originally published 11 April 2012 on veloforma.com
This week kicked off the first series of races happening within Portland. Aren't we lucky to have the opportunity to play bikes in our own backyards almost every night of the week in the summertime? Sure we are, but it's only because we are hearty enough to survive the Portland winters. I feel that I have some authority to claim that Northwest winters are tough, since I come from the land of frost bite and blizzards, and I rode my bike in all weather in Minnesota. In fact, I even trained for a marathon (yes, the running kind) in bitter Fargo, North Dakota during my freshman year of college. I only escaped to the indoor gym when the wind chill dipped below -10 degrees F. And still I say that Portland is more challenging. Winter where it freezes is predictable. If it's snowing, it's dry, not wet. If it's not snowing, it's cold as hell but sunny. In the Northwest, it gets as cold as it can possibly be without freezing, and then it rains. ALL THE TIME. And then we ride our bikes in it. ALL THE TIME. For example, it is not uncommon in the spring for Portland to be like this:
mean sky in the distance
The winter weather really got me good this year with an incredible array of nasty lung infections and seasonal viruses. This is why I found myself on the sidelines last Thursday night watching the first of the Rose Garden Circuit Races. What an action-packed course. It looked so fun that I almost crawled out of my skin in anticipation of being back at the racing!
In the meantime, I realized something. I got to watch my teammate race in the Senior Women's field and see how good she looked. Really, after the first lap of navigating the tricky, technical corners of the course, she fell into her grove. She looked smooth and natural on the bike. By the second half of the race, she had nailed her line on the trickiest off-camber tight left hand corner I've ever seen (and that claimed at least one bike racer in each field). Seeing how she got stronger and faster as the race went on was impressive. No, it's not the least bit surprising that Anona is a stellar bike racer – I already knew this – but my image of her has never been from the sidelines, it has always been from next to her in the race. I love my new image of her, and it makes me a billion times more excited and giddy to get back out there racing with her.
I feel this way about all my teammates: They amaze me with their talent, grace and power as cyclists and as fellow humans. I am spoiled, absolutely spoiled in bike racing terms. I entered by first bike race as an Ironclad rider and probably wouldn't have started racing had I not met this group that quickly became something more important to me than just matchy folks on bikes.
Sometimes I forget how fortunate I've been until I read someone else's race report and realize that so many folks (as amateurs) go it solo. I admire every single person who pins on a number and races a bike. I have nothing but respect for those who race without teammates, I just can't operate in that format. I am a terribly social creature and I can't even ride my bike without a companion. I have even made a point of seeing how many friends I can gather on my commutes to and from work – and my commute is long, about 20 miles each way. I enjoy people and they energize me.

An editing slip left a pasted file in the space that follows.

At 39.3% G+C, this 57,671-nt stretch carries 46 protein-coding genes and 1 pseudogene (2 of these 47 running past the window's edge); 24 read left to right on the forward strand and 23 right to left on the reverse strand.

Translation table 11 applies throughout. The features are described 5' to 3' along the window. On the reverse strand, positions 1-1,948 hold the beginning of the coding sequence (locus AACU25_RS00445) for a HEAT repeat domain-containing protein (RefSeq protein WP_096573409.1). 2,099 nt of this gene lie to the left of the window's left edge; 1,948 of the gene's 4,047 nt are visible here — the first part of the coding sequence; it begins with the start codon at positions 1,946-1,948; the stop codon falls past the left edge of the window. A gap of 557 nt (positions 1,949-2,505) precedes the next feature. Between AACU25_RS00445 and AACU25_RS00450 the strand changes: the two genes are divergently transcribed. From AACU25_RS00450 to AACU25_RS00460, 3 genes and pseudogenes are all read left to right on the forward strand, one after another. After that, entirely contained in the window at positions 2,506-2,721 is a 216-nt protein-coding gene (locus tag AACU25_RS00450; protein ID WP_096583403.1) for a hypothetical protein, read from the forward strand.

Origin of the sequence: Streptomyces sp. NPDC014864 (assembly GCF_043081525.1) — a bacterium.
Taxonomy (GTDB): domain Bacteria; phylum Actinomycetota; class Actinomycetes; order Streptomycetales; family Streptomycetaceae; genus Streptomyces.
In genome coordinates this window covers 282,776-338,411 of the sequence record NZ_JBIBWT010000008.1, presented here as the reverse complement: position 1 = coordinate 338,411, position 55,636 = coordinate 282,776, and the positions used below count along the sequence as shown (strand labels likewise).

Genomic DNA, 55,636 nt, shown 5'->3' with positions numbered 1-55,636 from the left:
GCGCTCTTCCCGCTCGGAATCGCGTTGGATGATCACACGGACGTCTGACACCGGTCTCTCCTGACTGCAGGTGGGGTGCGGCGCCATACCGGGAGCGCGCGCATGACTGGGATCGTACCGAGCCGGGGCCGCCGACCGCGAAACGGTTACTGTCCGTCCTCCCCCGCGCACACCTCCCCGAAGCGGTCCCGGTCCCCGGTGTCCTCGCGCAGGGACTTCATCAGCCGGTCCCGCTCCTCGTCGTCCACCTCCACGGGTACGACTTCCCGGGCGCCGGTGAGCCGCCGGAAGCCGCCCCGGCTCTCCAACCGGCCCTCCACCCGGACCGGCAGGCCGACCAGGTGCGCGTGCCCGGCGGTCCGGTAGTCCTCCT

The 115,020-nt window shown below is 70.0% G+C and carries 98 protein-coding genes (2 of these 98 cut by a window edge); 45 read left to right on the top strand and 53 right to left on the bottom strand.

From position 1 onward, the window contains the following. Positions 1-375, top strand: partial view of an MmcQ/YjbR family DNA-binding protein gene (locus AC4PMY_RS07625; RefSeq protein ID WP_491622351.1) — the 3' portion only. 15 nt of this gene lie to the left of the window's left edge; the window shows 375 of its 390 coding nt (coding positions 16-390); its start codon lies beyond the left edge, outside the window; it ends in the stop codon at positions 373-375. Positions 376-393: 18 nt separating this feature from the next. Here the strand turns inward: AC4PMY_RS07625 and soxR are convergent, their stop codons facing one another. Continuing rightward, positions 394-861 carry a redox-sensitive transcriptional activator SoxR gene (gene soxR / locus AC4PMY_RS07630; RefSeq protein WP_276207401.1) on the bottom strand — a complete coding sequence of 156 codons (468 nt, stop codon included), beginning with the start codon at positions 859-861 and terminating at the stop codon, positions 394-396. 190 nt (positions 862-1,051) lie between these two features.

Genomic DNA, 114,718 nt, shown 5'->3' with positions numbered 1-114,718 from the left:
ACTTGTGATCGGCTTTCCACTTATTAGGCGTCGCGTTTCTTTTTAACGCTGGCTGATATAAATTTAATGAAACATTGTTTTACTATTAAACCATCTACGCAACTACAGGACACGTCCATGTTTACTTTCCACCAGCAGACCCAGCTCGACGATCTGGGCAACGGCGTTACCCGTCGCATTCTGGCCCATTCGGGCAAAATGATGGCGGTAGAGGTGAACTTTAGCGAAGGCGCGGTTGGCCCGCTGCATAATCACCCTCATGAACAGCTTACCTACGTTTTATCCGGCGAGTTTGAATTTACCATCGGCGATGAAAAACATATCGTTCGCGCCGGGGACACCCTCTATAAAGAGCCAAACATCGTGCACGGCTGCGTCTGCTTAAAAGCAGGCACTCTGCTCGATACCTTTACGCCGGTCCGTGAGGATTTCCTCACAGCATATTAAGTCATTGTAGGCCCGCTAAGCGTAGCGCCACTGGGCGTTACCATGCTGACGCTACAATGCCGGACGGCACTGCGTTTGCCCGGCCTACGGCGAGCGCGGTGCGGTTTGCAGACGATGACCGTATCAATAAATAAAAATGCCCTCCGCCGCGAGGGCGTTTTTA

I still remember every detail of my first bike race as a Cat 4 with Steph and Lanabear, and how our plan worked and I knew I was hooked like never before. I was off the front about two-thirds of the way through the race and I had the support and power of my teammates back in the pack. I gave it my all knowing that if I was caught, we had another move to play. Plan, strategy, racing as a team, as one cohesive unit – done, hooked. This sport is my battle and these riders are my weapons, and I theirs.
I have only done one race solo when I traveled back to the Midwest last summer. I realized, at the start line of the crit in South Minneapolis, “Shit – I've never raced without at least one teammate and I've never raced without a plan Aand B.” So, of course, I raced aggressively, but like an idiot – I attacked a lot, chased every move, and finally settled in for a secure fourth place finish in No-Man's-Land between the break and the pack. I had fun, but the race felt a bit shallow to me, lacking the depth of experience and conversation that all my other races with my teammates have had.
A few weeks ago we enjoyed another most-successful training camp in Pendleton, Oregon. Since the majority of us are the poor-bike-racer types, we train close to home. We escape the rain and catch some chilly sun and dry in a semi-arid region of Eastern Oregon. We also do things like rent out an entire old brothel called the Working Girls Hotel, complete with an unsettling life-size diorama and a 'broom closet' that opens into an another world (this actually happened). We logged our 220-odd miles with smiles and tasteless jokes, and the rest of the weekend was filled with the usual: fridge full of beer; bottles of whiskey and tequila; bowling with oranges down the hall; late night poker betting iPhones against fake 5' plants; moon shoes; yellow trench coats; apple boobs; and teal jump suits.
With all that training camp experience tucked safely in our memories and the road season gaining speed, we're poised for a summer of racing, adventure, successes as well as the inevitable mistakes and learning. We make it through the crazy-rain-wet-snow-hail-cold Portland winters and all it's shades of gray because we do it together and we do it for fun. Here's to the 2012 season and all it's wonders! Say hello to us if you see a flock of black and yellow headed your way, or just give us the finger. We'll be pleased either way.